Work From Home to What F-ing Hell

Cue the standard combination of ‘new normal’, ‘2020’, ‘covid-19’ keywords. May they fall from grace the second things are better.

 

The eyes of a 2020 graduate have lost hope, found clarity AND accepted the uncertainty with the gun of recession to their temple – all in under six months.

 

For me, the WFH phenomenon started when universities were shut in the second week of March. Initially, it meant staying with my friends and catching a break, but once the lockdown was announced, everything changed.

 

I was left with 4 pairs of clothes, no comb, a quarter of my stationery stash and the sorrow of rescinded job offers. Trying to chill in the living room metamorphosed into secondhand stress from seeing my friends slog along blurred timelines (#startuplife?) and leaving an incredible amount of mess in the house.

 

This arrangement gave way to panic attacks, unlike any I had witnessed so far. In June, even though I wasn’t ready for this, I decided to move back to Lucknow after 6 years of being away. Every single day without fail, between noon and 2 o’clock, the dread would kick in.

 

I am still unemployed. I am not working out or uploading certificates to LinkedIn. I spent the last decade partaking in the self-help discourse and I still can’t break out of problematic narratives about personal productivity. I am not going to be able to make Affogato work without my gear.

I am not doing enough. I AM NOT enough.

 

And yet, in my mind, this was the classic redemption arc.

 

Conquering one’s demons is a hard task, Saman. Job hunting has always been harrowing but considering the situation, with the pandemic and the world economy gone for a toss, you best believe this is going to be the hardest thing you’ve had to do up until now.

 

It’s never a binary, you know?

 

I was determined to make it work – one foot in front of the other, one hour at a time. For all I knew, I could have evolved into a Super Saiyan by the end of it. Instead, by the time June ended, I had an internship in hand.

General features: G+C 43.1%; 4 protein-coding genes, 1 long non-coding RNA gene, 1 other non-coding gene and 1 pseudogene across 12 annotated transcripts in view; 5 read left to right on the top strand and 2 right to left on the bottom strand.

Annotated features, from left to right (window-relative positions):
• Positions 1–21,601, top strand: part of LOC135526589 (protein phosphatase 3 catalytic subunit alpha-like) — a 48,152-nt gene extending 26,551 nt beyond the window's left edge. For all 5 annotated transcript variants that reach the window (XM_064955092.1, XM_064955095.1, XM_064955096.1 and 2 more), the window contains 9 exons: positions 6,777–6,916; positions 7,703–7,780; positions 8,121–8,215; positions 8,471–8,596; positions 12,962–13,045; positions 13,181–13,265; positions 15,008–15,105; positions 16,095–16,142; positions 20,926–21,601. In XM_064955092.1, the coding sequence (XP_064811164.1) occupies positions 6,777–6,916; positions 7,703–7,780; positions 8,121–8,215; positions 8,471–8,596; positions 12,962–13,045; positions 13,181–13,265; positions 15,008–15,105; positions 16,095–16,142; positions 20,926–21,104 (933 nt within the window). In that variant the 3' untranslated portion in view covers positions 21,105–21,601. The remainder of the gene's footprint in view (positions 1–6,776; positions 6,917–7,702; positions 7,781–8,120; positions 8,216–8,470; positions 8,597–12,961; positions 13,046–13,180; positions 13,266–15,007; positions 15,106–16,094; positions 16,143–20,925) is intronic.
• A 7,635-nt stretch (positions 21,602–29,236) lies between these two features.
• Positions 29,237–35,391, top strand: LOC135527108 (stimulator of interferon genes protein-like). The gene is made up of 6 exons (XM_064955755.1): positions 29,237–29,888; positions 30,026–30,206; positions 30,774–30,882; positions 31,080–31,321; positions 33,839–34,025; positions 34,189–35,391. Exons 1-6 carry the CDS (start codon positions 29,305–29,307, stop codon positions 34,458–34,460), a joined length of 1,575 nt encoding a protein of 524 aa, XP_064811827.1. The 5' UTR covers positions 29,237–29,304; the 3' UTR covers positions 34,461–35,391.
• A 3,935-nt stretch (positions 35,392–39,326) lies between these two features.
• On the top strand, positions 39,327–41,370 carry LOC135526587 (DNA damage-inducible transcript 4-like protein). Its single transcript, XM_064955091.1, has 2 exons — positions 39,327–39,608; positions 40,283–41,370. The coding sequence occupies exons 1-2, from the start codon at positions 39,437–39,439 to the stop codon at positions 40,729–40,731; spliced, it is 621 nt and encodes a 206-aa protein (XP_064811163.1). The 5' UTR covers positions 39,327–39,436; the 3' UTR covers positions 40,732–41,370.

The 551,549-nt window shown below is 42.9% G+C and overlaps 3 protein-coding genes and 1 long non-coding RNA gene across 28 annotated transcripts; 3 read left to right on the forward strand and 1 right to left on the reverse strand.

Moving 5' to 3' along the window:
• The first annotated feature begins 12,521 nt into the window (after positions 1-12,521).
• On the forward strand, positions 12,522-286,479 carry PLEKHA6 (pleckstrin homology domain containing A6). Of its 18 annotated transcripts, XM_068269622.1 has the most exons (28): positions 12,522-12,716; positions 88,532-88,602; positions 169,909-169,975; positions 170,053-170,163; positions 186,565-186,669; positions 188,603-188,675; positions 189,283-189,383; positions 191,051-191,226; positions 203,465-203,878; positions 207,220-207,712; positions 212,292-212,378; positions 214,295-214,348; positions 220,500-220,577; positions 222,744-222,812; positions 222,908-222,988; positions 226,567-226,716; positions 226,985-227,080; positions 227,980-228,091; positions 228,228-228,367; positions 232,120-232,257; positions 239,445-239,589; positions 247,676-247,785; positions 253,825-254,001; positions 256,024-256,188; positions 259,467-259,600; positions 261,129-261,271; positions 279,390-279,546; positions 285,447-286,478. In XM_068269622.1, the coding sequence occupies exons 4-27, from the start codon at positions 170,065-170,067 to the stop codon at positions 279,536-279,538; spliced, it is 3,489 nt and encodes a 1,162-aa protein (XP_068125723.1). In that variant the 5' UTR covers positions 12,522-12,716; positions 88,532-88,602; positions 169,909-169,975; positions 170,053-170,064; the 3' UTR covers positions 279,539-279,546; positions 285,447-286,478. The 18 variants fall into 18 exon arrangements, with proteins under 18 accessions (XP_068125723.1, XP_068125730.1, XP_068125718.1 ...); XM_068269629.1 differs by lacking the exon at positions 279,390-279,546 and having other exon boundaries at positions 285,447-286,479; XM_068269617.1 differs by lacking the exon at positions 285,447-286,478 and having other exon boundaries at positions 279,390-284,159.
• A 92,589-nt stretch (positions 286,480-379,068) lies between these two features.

The first tangible step into sustaining myself in a time like this had to mean something, right? A sign from the universe, a reaffirmation of my abilities. But I was mistaken.

 

This was just the beginning.

 

My brother is slated to get married in October so this is a shaadi ka ghar, which meant that if I had to work, I couldn’t participate in the preparations. Due to the lockdown imposed on weekends, everything had to be done during the week, and I was there for none of it.

 

That decade spent partaking in the productivity discourse meant I knew everything about habits and routines. I would wake up before anyone else to have some quiet time, meditate and not look at my phone before diving head first into work. I tried my absolute best at crafting some time for peace.

 

And yet I had none of it.

 

Nine hours of concentrated output, though initially a great ride, soon turned my days into a blur.Family saw less and less of me, and therapy became my saving grace. Most days, I would eat less than two meals in a day because taking breaks is frowned upon and there is no coordination or consensus about a uniform conduct for WFH.

 

Two months into this, I broke. No amount of avoiding screens, yelling affirmations and practicing yoga can fix a broken WFH protocol.

 

My back and tailbone stopped responding to the pain medication and I lost my period.

 

In an age where we must choose between exploitation and losing out on opportunities, I chose the former and suffered to depths I couldn’t imagine. Throw in the uproar of pending exams and a splash of an incoming wedding, and you get a cocktail so potent, it can give you the hangover of the century.

 

Once sleep left the chat, I knew something had to be done. Changing the culture of a place is a losing battle, and not wanting to compromise on my health any further, I put in my papers.

 


 

I recount this experience with a blazing hot cup of KC Roaster’s Marvahulla Estate at my side with a calendar marking the countdown to my proverbial freedom.

 

If Stoicism has taught me to anticipate the worst, and anxiety has taught me to trust my instincts, then freshly brewed coffee has taught me to recognize the significance and joy of the small things.

 

It’s alright to let go of some things. As long as I am powered by good coffee in my veins and the sustained trust in my eyes, I am capable. I am enough.

 

And after all, isn’t this just the beginning?

Saman Fatima Nomani is a writer and educator by day, and an anime connoisseur by night. She takes her Pokemon, plans, ideas and coffee very seriously. She dreams and dances to J-Rock. In her natural habitat, you will never find her without a journal, gel pen, books and other comfort items.

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